After reading Victor Mair's post about the Year of the Ovicaprid, naturally the first thing I did was check to see if shoats, in the form of the character 羊, appear in the Man'yōshū. It turns out they do — sort of, in an oblique way.

They appear in two poems, #1857 and #3788. They look like this (via the Oxford Corpus of Old Japanese):

毎年 梅者開友 空蝉之 世人君蹄 春無有来
tosi no pa ni/ ume pa sakedomo/ utusemi no/ yo no pito kimi si/ paru nakarikyeri
"Every year, the plum trees blossom, but as a person in this hollow world, for you there is no spring."

(Many editors prefer to revise kimi to ware, giving the final line "...for me there is no spring.")

無耳之 池蹄恨之 吾妹兒之 來乍潜者 水波將涸
miminasi no/ ike si uramyesi/ wagimokwo ga/ kitutu kadukaba/ midu pa karenamu
"How detestable the lake at Mount Miminashi is. When my beloved came and sank into it, better the water had dried up."

(This is one of a set of three poems allegedly composed by three brothers distraught with grief after their competitive courting of the same woman ended with her throwing herself into a lake.)

In both case, we have not just 羊 but actually 羊蹄, literally "shoat's hoof," and in both cases it represents a single one-mora word, the (somewhat poorly understood, as far as I can see) emphatic particle /si/. Why? Because the plant known in Chinese as 羊蹄 — Rumex japonicus, apparently — was called, in Old Japanese, sinone, presumably literally something like "si root."

I'm honestly not sure whether to call this shakkun 借訓 ("borrowed readings", using kanji for sound alone) or gisho 戯書 ("playful writing", using kanji in a rebus-like or otherwise whimsical fashion). It is interesting that both instances of this usage are in very dark contexts, but I can't find any reference to this plant having ominous or depressing connotations so it's probably just a coincidence.



This week I read Jack Claar's The Ainu Tonkori: A Manual for Learning and Guide to Performance Practice (which, I thought, does what it says on the tin quite well, especially given that the author was in high school when he wrote it). For my money the most interesting presence in the book was Tomita Tomoko 富田友子, who is mostly quoted saying things that undermine the book's entire raison d'être:

According to Ms. Tomita, people think that they can learn the tonkori instrument by listening on their own. But in reality, if the techniques and proper tunings are not correct, the music will become something entirely different and the performer will lose sight of the original purpose of the music. [...] Tomita says that because tonkori music in its tradition was not written down, and it was very largely based on improvisation, that writing the music out restricts it and is in fact detrimental to the open-ended, improvisational and free nature of this form of music.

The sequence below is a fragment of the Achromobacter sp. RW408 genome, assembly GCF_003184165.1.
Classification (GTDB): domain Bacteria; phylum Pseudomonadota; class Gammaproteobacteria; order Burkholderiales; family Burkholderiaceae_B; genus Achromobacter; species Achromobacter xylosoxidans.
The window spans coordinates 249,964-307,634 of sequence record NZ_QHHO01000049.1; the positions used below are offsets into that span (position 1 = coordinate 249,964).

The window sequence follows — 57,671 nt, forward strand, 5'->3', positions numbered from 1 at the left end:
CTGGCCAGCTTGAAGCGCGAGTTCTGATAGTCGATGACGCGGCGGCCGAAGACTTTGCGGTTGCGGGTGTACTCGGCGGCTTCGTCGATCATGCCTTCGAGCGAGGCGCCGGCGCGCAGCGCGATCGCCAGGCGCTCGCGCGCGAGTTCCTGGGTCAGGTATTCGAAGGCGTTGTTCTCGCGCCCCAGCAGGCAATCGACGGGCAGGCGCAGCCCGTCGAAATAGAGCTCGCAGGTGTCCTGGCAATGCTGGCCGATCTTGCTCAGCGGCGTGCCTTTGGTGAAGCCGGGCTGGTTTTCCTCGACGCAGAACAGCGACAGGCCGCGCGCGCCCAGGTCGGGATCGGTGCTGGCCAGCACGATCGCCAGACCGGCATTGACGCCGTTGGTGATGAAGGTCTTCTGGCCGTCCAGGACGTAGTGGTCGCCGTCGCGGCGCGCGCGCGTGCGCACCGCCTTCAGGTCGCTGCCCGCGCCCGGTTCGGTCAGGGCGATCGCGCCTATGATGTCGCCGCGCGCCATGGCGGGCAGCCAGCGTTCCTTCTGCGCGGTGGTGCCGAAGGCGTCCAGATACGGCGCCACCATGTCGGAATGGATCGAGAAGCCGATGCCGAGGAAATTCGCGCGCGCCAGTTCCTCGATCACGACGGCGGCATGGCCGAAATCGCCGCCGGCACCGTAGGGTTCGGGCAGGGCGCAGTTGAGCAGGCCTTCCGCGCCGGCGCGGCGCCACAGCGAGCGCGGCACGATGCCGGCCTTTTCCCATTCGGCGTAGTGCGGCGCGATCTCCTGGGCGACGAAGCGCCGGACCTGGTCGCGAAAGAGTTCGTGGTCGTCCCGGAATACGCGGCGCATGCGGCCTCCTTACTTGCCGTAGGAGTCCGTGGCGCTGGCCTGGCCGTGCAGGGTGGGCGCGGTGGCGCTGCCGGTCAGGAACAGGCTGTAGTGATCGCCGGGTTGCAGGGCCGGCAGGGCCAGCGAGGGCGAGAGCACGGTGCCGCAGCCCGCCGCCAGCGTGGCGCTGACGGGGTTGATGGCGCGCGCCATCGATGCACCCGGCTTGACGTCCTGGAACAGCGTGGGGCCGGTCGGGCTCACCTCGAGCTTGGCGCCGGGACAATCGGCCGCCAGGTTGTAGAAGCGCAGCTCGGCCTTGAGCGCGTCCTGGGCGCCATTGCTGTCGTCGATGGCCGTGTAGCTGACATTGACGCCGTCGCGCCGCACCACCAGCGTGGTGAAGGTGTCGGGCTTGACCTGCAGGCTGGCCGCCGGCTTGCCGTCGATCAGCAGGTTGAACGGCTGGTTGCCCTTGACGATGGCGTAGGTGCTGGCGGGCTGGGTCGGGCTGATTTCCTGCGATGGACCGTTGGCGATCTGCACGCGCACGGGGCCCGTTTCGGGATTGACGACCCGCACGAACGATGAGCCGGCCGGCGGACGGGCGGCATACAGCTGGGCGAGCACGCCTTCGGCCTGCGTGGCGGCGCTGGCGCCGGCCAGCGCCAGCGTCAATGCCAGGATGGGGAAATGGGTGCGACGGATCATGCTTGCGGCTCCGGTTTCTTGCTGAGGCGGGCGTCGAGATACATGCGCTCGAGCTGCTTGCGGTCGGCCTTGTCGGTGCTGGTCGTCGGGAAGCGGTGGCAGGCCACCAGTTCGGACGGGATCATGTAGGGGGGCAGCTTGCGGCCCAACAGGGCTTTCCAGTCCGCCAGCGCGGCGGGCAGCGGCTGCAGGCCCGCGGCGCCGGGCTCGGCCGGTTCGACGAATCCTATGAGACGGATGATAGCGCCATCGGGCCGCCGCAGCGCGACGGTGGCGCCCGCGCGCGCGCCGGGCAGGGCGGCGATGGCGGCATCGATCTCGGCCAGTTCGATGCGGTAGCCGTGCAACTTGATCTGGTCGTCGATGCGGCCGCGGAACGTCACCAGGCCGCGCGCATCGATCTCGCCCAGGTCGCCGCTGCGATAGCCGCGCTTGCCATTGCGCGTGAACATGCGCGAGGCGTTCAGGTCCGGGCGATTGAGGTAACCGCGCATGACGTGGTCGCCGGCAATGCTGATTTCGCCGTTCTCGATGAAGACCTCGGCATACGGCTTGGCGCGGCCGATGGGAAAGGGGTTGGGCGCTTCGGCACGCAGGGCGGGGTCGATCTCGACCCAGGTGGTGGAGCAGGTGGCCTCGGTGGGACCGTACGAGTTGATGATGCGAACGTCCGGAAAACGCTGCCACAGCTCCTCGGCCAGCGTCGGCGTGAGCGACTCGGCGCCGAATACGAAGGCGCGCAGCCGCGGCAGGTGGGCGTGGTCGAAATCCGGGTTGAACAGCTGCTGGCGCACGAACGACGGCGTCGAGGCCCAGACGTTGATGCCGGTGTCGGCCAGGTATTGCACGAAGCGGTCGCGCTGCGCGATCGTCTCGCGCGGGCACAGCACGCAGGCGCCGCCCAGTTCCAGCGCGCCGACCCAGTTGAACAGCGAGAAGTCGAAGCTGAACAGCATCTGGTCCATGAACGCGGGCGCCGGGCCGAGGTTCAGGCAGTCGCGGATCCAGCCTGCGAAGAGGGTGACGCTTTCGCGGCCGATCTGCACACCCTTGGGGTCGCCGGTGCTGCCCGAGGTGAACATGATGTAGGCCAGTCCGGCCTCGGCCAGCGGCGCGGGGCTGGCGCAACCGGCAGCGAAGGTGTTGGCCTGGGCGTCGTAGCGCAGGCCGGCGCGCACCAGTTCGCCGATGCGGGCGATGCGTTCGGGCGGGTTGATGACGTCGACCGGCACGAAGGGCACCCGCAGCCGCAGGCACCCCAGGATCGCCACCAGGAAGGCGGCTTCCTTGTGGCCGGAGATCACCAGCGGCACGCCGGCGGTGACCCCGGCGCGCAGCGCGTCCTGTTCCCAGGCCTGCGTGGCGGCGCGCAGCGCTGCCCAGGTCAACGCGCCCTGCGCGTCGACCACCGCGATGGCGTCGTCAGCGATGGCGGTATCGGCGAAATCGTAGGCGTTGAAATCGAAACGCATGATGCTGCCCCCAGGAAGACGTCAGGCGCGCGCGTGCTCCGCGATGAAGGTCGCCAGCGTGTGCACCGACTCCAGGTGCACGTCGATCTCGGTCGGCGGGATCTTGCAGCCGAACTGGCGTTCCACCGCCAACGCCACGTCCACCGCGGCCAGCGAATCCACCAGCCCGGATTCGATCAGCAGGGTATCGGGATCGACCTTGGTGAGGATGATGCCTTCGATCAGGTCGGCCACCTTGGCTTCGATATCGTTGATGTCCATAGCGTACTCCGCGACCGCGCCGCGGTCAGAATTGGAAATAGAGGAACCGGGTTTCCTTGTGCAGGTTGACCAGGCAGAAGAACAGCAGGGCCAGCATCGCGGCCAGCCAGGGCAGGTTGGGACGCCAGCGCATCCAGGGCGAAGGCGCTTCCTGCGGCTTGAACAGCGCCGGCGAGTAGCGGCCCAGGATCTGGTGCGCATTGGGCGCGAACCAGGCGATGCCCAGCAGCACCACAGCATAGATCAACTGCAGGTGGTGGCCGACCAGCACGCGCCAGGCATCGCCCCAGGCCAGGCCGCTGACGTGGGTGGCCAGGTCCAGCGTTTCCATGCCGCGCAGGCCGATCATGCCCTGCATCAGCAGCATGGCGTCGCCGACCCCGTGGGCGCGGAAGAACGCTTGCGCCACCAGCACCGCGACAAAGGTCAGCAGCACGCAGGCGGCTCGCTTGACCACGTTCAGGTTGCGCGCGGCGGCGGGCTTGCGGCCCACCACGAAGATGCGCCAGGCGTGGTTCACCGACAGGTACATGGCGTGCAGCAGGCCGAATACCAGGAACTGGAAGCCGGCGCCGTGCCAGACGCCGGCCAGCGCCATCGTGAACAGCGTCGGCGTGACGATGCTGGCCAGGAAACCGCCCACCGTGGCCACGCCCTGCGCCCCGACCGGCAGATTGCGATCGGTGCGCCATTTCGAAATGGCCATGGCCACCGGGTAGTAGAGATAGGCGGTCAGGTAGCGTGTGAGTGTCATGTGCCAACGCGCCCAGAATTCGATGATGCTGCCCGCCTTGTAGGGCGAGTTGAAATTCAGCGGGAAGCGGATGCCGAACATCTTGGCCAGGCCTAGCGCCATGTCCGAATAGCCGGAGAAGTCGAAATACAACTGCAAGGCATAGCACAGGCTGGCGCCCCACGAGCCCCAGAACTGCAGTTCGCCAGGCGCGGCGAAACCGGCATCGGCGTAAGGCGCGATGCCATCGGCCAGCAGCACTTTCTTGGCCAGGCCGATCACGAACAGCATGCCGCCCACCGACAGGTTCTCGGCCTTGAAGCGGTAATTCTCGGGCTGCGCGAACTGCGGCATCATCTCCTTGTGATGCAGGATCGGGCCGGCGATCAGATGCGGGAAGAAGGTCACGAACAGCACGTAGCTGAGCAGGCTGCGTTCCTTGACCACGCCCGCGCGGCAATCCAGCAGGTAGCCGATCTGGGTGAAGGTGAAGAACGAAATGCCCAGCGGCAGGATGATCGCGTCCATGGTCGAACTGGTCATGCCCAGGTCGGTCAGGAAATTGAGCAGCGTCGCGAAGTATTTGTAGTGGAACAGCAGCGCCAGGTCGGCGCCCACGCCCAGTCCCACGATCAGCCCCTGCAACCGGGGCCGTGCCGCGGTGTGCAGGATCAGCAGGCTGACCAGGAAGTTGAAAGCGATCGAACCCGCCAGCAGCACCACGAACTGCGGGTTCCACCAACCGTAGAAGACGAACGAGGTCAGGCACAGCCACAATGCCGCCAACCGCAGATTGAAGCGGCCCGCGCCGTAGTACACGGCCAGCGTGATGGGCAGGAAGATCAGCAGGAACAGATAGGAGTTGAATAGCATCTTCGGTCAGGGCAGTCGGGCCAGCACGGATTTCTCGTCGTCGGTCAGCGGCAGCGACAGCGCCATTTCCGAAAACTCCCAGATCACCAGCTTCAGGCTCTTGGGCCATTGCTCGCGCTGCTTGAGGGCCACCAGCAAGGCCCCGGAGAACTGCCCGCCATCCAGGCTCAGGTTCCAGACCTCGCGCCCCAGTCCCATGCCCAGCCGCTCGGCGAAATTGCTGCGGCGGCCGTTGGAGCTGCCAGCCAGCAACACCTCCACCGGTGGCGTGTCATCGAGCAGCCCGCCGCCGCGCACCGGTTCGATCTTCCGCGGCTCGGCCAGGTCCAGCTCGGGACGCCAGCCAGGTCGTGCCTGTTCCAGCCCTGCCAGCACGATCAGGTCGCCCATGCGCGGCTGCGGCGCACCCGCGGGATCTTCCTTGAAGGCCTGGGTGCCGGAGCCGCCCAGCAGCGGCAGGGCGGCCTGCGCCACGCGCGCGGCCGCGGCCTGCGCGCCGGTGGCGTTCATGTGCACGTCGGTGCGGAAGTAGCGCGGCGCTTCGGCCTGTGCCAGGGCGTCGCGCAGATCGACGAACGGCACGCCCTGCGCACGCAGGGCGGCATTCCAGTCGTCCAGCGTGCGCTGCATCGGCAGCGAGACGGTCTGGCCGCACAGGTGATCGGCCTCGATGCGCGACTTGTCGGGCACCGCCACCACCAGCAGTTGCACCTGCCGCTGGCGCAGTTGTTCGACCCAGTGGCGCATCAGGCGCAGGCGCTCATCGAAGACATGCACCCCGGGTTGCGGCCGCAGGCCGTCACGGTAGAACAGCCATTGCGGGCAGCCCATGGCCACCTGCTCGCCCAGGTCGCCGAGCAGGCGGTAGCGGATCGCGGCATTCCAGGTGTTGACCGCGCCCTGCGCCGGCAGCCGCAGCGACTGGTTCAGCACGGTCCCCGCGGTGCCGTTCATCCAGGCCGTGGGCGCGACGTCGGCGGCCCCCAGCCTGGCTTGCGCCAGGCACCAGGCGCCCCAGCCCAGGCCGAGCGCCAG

It's to Claar's credit that he lets Tomita have her say, but it's a bit frustrating that he doesn't engage with it a little more explicitly. Like, does he just plain disagree, and that's why he's publishing the book? Does he agree but think of books like his as a necessary evil, given the low density of tonkori players to learn from? Or is his book a compromise — is the fact that he only gives pieces as very short patterns, with only minimal comments on variation and improvisation, actually a way to avoid freezing the music in amber (as it were)?

Anyway, I found a transcript of a presentation and Q&A session by Tomita about the tonkori (in Japanese) for those who want to hear more from her. Hurried translation of one part:

Because connecting songs was itself enjoyable, when the three of us [from context I assume this means Tomita herself, her main teacher Nishihira Ume 西平ウメ, and her fellow researcher Satō Kyōjirō 佐藤鏡二郎] played together, she [again, I assume this refers to Nishihira] would not stop. Once we started playing, that was it; she didn't even want lunch. We would marvel at how long she could keep going as we did our best to keep up our accompaniment. If I suggested that we take a break, she would say, "If you're tired, let's play lying down," and then she would do just that.



Dereliction of duty

Mister Donut, the US doughnut chain that emigrated to Japan leaving only Dunkin' Donuts to hold down the fort in the old country, is currently going through a Brooklyn thing. Their latest poster says:



Roughly speaking, "The Japanese [words] to express this mouthfeel don't exist yet: Brooklyn D&D." "D&D" stands for "Doughnut and Danish," not "Dungeons and Dragons" (I won't fall for that one again).

Technically this only describes the mouthfeel of the D&D, but I think that the name comes into play here: it goes only by the (English) initials "D&D," because it is impossible to put into (Japanese) words. To non-Brooklynites, it is literally beyond words, something which has never been experienced before. Reverse Sapir-Whorf marketing, if you like.

(Since both dōnatsu and dēnisshu are in fact fairly respectable loan words in Japanese — and both appear on Mister Donut's menu, at that — I assume that the real reason for using "D&D" was simple length considerations. But "The Japanese to express this mouthfeel is cumbersome yet entirely commonplace" would not have been a successful advertising slogan.)


The Hen na Hotel

The internet is very lightly abuzz with stories about a robot-staffed hotel in Nagasaki set to open its doors in July, and most of the stories, presumably quoting the same press release, have something to say about the name, the preferred romanization of which is apparently "Henn na hotel".

For example, Engadget sez:

Henn-na (Henn means "strange" or "change;" feel free to pick a translation) will also use solar power and implement energy-saving methods to keep costs and room rates low.

The Washington Post sez: